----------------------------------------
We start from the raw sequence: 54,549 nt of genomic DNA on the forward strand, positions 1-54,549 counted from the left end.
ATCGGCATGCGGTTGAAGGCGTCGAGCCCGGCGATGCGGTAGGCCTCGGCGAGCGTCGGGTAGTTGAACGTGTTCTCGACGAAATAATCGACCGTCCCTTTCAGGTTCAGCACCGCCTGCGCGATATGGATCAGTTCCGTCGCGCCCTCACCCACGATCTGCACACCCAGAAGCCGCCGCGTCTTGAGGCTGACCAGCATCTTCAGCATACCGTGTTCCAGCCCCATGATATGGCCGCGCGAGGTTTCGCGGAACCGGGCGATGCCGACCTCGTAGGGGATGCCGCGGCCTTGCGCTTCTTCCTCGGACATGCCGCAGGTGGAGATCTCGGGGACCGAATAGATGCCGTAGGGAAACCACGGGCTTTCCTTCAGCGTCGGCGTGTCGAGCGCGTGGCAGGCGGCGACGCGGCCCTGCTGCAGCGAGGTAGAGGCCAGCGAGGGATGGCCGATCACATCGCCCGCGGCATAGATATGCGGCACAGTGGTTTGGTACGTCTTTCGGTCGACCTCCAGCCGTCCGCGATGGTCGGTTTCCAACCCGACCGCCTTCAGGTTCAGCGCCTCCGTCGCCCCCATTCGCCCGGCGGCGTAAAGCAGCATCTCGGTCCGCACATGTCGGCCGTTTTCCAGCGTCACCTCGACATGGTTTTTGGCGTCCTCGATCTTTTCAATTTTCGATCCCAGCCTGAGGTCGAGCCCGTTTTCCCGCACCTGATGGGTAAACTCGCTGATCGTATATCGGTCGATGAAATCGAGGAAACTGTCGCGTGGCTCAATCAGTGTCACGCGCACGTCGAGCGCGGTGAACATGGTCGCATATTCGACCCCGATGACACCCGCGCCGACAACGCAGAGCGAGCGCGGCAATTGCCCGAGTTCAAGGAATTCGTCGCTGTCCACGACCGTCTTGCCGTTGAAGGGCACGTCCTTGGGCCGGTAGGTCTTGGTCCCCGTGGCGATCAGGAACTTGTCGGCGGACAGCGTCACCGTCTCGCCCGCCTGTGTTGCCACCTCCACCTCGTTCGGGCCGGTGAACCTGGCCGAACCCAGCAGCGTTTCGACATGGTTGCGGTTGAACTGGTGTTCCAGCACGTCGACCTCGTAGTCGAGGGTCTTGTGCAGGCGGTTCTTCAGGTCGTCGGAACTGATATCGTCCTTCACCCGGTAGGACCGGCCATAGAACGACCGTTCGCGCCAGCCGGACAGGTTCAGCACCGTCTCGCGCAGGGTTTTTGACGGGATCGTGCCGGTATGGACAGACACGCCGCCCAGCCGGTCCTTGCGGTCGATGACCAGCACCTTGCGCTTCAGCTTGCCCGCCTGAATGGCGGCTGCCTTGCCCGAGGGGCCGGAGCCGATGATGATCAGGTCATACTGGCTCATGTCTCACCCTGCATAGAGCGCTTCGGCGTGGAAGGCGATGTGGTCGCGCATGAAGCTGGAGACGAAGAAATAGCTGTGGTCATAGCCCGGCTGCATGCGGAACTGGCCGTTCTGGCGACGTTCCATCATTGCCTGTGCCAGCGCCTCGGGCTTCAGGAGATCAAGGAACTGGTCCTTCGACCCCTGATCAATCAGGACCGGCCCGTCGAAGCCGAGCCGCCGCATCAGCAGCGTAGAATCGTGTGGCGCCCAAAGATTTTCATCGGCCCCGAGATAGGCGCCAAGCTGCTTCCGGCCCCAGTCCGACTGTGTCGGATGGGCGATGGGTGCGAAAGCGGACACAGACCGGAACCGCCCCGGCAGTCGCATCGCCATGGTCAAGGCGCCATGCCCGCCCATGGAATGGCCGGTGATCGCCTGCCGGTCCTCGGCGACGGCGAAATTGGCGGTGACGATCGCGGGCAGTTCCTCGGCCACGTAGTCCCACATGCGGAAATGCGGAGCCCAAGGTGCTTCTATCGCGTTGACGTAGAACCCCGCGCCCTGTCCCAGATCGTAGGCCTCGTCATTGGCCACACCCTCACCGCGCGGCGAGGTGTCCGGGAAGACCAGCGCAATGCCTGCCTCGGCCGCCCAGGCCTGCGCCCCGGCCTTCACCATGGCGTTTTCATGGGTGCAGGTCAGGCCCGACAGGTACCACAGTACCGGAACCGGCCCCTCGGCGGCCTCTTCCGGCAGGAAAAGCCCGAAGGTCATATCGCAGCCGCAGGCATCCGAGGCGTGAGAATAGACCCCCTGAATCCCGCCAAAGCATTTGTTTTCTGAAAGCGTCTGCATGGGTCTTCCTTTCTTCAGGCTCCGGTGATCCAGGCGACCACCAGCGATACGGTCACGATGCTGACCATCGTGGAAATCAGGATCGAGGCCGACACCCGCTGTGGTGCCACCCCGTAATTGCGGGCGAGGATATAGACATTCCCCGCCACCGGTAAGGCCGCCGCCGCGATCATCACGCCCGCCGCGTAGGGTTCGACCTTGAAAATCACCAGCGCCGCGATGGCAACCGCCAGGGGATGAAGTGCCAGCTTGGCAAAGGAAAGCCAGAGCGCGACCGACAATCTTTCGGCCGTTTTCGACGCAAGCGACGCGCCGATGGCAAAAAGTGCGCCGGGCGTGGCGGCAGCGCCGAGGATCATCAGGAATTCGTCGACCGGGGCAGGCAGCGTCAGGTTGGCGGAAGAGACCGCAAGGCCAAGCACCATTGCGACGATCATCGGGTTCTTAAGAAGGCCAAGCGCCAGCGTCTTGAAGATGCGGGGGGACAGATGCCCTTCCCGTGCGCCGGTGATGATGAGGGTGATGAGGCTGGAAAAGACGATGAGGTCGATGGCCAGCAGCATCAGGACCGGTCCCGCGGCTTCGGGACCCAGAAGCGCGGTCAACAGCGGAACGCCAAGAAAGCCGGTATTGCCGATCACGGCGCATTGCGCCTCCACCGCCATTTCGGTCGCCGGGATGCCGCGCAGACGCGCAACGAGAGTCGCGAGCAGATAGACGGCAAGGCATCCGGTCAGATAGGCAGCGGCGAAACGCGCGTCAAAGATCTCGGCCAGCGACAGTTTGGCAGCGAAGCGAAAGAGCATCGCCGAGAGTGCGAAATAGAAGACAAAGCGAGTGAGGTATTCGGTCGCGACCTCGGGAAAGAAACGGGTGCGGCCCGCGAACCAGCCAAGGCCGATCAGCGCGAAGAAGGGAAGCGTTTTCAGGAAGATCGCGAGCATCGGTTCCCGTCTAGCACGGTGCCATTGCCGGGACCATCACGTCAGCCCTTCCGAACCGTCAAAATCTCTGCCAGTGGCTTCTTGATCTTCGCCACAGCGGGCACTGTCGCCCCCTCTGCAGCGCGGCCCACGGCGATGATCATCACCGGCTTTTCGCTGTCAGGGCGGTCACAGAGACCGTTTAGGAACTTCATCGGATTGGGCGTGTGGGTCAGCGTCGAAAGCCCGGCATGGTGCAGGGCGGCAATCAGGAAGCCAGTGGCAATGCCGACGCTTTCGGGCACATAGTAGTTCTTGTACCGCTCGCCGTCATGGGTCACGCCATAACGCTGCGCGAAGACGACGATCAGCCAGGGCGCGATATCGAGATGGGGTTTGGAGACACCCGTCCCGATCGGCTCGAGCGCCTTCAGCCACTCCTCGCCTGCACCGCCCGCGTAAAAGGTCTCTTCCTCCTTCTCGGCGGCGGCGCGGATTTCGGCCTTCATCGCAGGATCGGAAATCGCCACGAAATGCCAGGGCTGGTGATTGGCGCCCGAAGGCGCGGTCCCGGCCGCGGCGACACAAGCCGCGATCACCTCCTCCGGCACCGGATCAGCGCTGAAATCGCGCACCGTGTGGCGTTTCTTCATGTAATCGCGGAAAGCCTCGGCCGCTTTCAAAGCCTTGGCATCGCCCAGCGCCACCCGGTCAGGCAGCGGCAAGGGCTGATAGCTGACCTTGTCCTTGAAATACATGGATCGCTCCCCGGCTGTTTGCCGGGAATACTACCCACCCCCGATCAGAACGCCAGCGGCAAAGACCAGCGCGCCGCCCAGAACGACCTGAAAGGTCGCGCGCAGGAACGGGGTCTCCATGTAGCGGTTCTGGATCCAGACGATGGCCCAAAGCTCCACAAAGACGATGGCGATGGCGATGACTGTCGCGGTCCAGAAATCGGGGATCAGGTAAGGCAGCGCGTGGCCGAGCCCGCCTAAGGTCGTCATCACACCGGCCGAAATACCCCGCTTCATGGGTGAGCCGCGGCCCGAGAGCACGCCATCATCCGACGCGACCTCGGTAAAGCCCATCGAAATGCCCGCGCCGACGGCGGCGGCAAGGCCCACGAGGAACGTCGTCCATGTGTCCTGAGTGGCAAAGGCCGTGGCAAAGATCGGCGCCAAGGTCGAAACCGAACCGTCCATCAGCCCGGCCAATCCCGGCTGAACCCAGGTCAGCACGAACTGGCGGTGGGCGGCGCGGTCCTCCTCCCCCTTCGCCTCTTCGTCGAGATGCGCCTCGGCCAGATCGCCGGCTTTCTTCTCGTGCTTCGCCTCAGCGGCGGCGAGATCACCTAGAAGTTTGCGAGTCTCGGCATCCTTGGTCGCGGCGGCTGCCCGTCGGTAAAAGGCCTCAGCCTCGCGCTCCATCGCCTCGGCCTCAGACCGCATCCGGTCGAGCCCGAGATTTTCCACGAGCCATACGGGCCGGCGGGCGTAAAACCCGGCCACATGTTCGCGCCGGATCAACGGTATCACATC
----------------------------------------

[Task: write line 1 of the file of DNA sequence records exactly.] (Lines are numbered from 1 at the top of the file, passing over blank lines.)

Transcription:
We start from the raw sequence: 54,549 nt of genomic DNA on the forward strand, positions 1-54,549 counted from the left end.